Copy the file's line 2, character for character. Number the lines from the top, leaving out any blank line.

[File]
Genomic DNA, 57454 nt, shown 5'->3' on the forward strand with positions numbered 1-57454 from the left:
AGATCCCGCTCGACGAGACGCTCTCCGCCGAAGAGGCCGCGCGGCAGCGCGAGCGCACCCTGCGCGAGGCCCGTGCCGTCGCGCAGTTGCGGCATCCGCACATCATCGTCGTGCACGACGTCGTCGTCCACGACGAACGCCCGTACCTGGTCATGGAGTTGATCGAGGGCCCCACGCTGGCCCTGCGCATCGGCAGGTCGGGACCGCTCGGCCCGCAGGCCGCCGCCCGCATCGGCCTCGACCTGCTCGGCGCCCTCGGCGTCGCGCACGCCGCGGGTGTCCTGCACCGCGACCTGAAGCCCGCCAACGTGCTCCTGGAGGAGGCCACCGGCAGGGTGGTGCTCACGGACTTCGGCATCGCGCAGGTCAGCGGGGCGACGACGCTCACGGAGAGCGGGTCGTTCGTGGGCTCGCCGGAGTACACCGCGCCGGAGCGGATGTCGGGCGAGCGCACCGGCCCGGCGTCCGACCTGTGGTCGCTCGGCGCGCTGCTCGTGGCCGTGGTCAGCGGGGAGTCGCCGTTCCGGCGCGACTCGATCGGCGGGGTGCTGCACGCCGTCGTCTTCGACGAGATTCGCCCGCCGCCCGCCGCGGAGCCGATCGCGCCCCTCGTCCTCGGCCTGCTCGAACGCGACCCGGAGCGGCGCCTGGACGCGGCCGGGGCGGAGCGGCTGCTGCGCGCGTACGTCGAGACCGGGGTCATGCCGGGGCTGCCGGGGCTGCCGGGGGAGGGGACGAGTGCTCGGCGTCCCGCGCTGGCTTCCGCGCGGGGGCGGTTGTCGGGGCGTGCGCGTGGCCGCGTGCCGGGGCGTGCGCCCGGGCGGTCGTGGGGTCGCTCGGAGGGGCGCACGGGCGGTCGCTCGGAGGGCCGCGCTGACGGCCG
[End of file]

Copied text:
AGATCCCGCTCGACGAGACGCTCTCCGCCGAAGAGGCCGCGCGGCAGCGCGAGCGCACCCTGCGCGAGGCCCGTGCCGTCGCGCAGTTGCGGCATCCGCACATCATCGTCGTGCACGACGTCGTCGTCCACGACGAACGCCCGTACCTGGTCATGGAGTTGATCGAGGGCCCCACGCTGGCCCTGCGCATCGGCAGGTCGGGACCGCTCGGCCCGCAGGCCGCCGCCCGCATCGGCCTCGACCTGCTCGGCGCCCTCGGCGTCGCGCACGCCGCGGGTGTCCTGCACCGCGACCTGAAGCCCGCCAACGTGCTCCTGGAGGAGGCCACCGGCAGGGTGGTGCTCACGGACTTCGGCATCGCGCAGGTCAGCGGGGCGACGACGCTCACGGAGAGCGGGTCGTTCGTGGGCTCGCCGGAGTACACCGCGCCGGAGCGGATGTCGGGCGAGCGCACCGGCCCGGCGTCCGACCTGTGGTCGCTCGGCGCGCTGCTCGTGGCCGTGGTCAGCGGGGAGTCGCCGTTCCGGCGCGACTCGATCGGCGGGGTGCTGCACGCCGTCGTCTTCGACGAGATTCGCCCGCCGCCCGCCGCGGAGCCGATCGCGCCCCTCGTCCTCGGCCTGCTCGAACGCGACCCGGAGCGGCGCCTGGACGCGGCCGGGGCGGAGCGGCTGCTGCGCGCGTACGTCGAGACCGGGGTCATGCCGGGGCTGCCGGGGCTGCCGGGGGAGGGGACGAGTGCTCGGCGTCCCGCGCTGGCTTCCGCGCGGGGGCGGTTGTCGGGGCGTGCGCGTGGCCGCGTGCCGGGGCGTGCGCCCGGGCGGTCGTGGGGTCGCTCGGAGGGGCGCACGGGCGGTCGCTCGGAGGGCCGCGCTGACGGCCG